Salama certainly does not romanticize his Tampere communists [in Siinä näkijä missä tekijä]. They are rough and tough; every second word they use is a bad one—but then Salama has long been an acknowledged and dogged master of obscenity. And his communists are unreliable—there is even a double agent.
The title of this book is an apothegm from old Finnish law which implies that there is no crime without an eyewitness. The sabotage and other disruptive activities of the Finnish communists during World War II are constantly revealed to the police. This makes the story exciting enough. And there is a certain fascination in the deathbed apologia of Jaska, the traitor who has been leaking information yet claims he has tried to protect his fellow communists. The style of this long section is rambling and Faulknerian; perhaps long-windedness is unavoidable in Salama's monumental, brick-upon-brick style of writing.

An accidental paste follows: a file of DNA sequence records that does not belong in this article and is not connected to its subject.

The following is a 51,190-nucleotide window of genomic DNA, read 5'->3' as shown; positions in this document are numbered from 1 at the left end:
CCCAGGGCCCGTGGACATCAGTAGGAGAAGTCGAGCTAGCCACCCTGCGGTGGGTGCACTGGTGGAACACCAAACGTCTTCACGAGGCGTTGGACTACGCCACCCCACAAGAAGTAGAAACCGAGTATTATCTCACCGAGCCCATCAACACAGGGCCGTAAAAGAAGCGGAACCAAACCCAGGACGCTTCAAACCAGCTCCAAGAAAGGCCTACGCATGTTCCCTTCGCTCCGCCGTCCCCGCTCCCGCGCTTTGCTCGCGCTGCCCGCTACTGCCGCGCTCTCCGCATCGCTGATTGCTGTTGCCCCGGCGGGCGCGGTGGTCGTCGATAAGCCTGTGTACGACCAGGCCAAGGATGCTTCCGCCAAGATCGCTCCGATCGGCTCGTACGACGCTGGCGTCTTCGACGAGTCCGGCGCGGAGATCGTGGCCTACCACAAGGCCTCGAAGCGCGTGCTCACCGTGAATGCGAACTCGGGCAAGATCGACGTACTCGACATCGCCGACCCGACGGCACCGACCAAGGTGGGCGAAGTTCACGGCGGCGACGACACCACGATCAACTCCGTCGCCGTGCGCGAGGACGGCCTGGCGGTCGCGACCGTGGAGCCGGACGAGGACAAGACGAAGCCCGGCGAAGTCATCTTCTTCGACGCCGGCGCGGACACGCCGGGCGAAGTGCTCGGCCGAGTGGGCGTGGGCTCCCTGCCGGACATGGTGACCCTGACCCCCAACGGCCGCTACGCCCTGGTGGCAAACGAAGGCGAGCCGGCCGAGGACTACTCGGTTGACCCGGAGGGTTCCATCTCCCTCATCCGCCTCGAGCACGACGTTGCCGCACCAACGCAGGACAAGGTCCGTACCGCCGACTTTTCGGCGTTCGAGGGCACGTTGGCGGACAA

An impressive feature of this book is the author's method of revealing character. Many of the chapters are written from the point of view of a handful of central figures. This gives opportunity for contrasting—even contradictory—pictures of their own and each others' personalities. It is not a new approach, but it is masterfully handled here. One must admire the skill with which Salama has drawn the complex threads of his theme together, as well as the thoroughness, patience and courage with which he has tackled a delicate subject that few have dared to approach.
Philip Binham, "Finno-Ugric and Baltic Languages: 'Siinä näkijä missä tekijä'," in Books Abroad (copyright 1973 by the University of Oklahoma Press), Vol. 47, No. 4, Autumn, 1973, p. 801.